Technical drawings are very important documentations to show the engineering parts to mechanics, engineers, and other manufacturing operators. In terms of this, it is very important to show all the aspects of assemblies, manufactured parts, and structural parts.
If you are a mechanical engineer, you need to know how to create and read technical drawing documentations. Mechanicalland provides lots of articles about technical drawing in engineering.
Viewing parts in partial views in technical drawing documentation is a very important topic to know. We explained how to draw and read the partially viewed parts in a technical drawing.
If you are interested in the reference book used in this article, click on the given link above or the ‘Shop Now’ button to check it on Amazon! Also, there are lots of other books and guides about technical drawing on Amazon!
What Is Partial View In Technical Drawing?
Partial views are extensively used in technical drawing documentation to make it easier to show the required details of parts. Most of the time, if you use partial views of a part, the place that is occupied by part will get shrink, and you can show more details about the part.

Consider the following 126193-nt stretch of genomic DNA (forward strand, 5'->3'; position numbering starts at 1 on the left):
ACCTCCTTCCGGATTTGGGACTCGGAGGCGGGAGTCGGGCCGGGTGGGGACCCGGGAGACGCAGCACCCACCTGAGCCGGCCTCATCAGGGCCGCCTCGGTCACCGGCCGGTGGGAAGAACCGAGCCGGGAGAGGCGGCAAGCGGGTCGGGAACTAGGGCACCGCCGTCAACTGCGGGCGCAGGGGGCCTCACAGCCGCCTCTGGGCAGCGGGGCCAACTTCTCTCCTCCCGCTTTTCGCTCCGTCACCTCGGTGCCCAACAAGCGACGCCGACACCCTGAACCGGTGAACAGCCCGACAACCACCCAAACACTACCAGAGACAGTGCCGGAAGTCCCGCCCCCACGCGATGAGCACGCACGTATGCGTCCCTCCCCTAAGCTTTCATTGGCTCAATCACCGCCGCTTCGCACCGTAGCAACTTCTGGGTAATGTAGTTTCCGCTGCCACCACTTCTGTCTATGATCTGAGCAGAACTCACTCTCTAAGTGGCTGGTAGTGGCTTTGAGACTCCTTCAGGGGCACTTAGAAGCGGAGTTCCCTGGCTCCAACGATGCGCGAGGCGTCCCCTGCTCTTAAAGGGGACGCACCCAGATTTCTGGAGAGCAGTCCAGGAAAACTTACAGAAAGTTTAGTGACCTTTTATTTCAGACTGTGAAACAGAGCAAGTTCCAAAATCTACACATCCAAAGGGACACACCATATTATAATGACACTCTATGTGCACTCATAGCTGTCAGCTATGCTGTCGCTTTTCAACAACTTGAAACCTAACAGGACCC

In symmetrical parts, partial views can be essential to show the required details. Take a look at the example below.
As you see in the first part, the required details of the two sides of the part are shown with a partial view. If you take the top and left views, it will be very rigorous to fit the part on the page.
In the second example above, the symmetrical part is cut along its centerline and cross-sectional details are shown effectively. If they took a left view of the part without cutting from the symmetry line, it will be very burdensome to fit all the detail into the technical drawing sheet.
Breaks For Long Parts
If tubular parts or long parts must be shown on technical drawings but that section of a part is very long to place on the technical drawing sheet, you can use conventional breaks. You can break the long section from the middle to show it as much more short. You can see an example of the general use of breaks in technical drawing documentations.
Enlarged Details Of Partially Viewed Parts
Parts can be intricate to show all the required details with one view. Take a look at the example below. The part is partially viewed and hatch lines are showing the cut section. Types of these lines can change according to the material used. But 45 degrees of inclination is standard in mechanical engineering documentation.
In this cut section, lots of dimensional details are shown. And the cut section is shown as ‘SECTION A-A’. A-A is the name of the cutting line. You can see the counterbored hole in here. Additional dimensional details must be shown. To do it, extra enlarged detail is placed as a circle drawn with intermittent line. The line is named ‘B’.
At the bottom, the ‘B’ is indicated as ‘DETAIL B’ and the magnification scale is indicated. You can show your additional details with a detailed view.
These are the general characteristics of partial views in technical drawing sheets in mechanical engineering.
Do not forget to leave your comments and questions below about the partial views in technical drawings!